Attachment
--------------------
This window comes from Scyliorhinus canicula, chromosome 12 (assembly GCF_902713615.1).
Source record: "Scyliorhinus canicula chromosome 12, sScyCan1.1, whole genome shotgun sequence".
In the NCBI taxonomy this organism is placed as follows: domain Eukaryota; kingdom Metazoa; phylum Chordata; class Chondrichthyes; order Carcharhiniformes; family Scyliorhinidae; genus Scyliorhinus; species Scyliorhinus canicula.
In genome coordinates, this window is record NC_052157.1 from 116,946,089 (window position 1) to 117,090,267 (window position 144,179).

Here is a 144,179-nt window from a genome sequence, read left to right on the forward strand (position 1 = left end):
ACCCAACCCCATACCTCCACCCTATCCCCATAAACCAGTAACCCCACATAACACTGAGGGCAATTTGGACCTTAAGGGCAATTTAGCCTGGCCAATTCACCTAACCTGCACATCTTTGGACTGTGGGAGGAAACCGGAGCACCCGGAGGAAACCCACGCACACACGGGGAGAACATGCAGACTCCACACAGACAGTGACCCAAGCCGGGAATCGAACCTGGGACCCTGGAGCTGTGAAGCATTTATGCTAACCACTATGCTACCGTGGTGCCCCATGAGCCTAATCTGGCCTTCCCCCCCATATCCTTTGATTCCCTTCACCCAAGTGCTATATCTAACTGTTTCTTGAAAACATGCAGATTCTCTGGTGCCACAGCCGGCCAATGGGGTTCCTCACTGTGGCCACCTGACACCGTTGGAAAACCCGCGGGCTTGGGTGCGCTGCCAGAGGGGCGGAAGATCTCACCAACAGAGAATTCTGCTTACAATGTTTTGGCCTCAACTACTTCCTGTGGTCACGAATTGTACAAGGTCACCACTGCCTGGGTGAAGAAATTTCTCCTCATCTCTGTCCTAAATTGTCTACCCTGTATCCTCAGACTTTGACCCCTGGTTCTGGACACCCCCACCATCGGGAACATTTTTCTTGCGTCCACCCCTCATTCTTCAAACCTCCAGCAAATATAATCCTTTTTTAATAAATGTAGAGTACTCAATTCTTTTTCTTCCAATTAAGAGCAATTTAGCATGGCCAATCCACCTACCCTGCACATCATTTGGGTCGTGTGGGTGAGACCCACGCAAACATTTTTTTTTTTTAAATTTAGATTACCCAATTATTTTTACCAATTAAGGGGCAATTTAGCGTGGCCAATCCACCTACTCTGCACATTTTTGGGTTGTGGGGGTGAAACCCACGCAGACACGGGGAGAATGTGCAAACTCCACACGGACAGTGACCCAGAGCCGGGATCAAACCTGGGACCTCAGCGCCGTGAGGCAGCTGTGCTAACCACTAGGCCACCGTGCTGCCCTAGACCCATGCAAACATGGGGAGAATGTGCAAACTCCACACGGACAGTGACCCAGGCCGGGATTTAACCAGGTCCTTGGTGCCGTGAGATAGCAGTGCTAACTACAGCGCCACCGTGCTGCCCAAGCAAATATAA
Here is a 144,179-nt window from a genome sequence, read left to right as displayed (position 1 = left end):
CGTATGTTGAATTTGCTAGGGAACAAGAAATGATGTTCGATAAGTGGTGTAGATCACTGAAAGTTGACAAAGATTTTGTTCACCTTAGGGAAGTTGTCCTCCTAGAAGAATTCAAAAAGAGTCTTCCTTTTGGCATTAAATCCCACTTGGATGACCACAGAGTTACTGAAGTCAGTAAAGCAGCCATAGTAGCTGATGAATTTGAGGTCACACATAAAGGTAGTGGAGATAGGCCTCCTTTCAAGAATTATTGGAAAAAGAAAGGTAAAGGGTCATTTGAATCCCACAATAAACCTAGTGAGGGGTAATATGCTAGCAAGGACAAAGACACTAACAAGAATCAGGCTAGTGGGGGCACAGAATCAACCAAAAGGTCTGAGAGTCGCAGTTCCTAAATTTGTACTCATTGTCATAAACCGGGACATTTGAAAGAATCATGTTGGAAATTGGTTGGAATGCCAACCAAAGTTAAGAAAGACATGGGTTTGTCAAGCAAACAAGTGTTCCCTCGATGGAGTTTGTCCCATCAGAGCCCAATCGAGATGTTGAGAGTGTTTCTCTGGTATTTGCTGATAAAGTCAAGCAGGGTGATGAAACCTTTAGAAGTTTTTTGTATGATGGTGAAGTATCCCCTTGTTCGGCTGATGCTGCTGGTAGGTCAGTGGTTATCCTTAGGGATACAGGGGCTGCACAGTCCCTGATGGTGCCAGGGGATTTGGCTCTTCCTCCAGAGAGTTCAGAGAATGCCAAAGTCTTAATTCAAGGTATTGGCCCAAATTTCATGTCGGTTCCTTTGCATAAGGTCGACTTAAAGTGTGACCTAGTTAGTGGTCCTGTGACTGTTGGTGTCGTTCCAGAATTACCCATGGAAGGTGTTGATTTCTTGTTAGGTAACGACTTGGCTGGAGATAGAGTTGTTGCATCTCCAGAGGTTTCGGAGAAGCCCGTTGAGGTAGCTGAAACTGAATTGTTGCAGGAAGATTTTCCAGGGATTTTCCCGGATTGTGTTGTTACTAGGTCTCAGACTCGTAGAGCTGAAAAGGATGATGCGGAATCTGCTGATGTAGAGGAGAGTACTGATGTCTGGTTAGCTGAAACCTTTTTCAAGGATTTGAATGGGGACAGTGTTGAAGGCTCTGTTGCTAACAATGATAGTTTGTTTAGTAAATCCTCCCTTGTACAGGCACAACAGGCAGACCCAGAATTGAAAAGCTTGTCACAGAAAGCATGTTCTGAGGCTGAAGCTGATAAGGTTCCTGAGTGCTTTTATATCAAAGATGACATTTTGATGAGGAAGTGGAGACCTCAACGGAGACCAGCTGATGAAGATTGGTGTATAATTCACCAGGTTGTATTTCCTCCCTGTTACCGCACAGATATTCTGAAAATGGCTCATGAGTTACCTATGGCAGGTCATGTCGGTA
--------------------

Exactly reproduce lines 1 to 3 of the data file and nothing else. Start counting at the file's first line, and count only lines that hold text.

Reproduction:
This window comes from Scyliorhinus canicula, chromosome 12 (assembly GCF_902713615.1).
Source record: "Scyliorhinus canicula chromosome 12, sScyCan1.1, whole genome shotgun sequence".
In the NCBI taxonomy this organism is placed as follows: domain Eukaryota; kingdom Metazoa; phylum Chordata; class Chondrichthyes; order Carcharhiniformes; family Scyliorhinidae; genus Scyliorhinus; species Scyliorhinus canicula.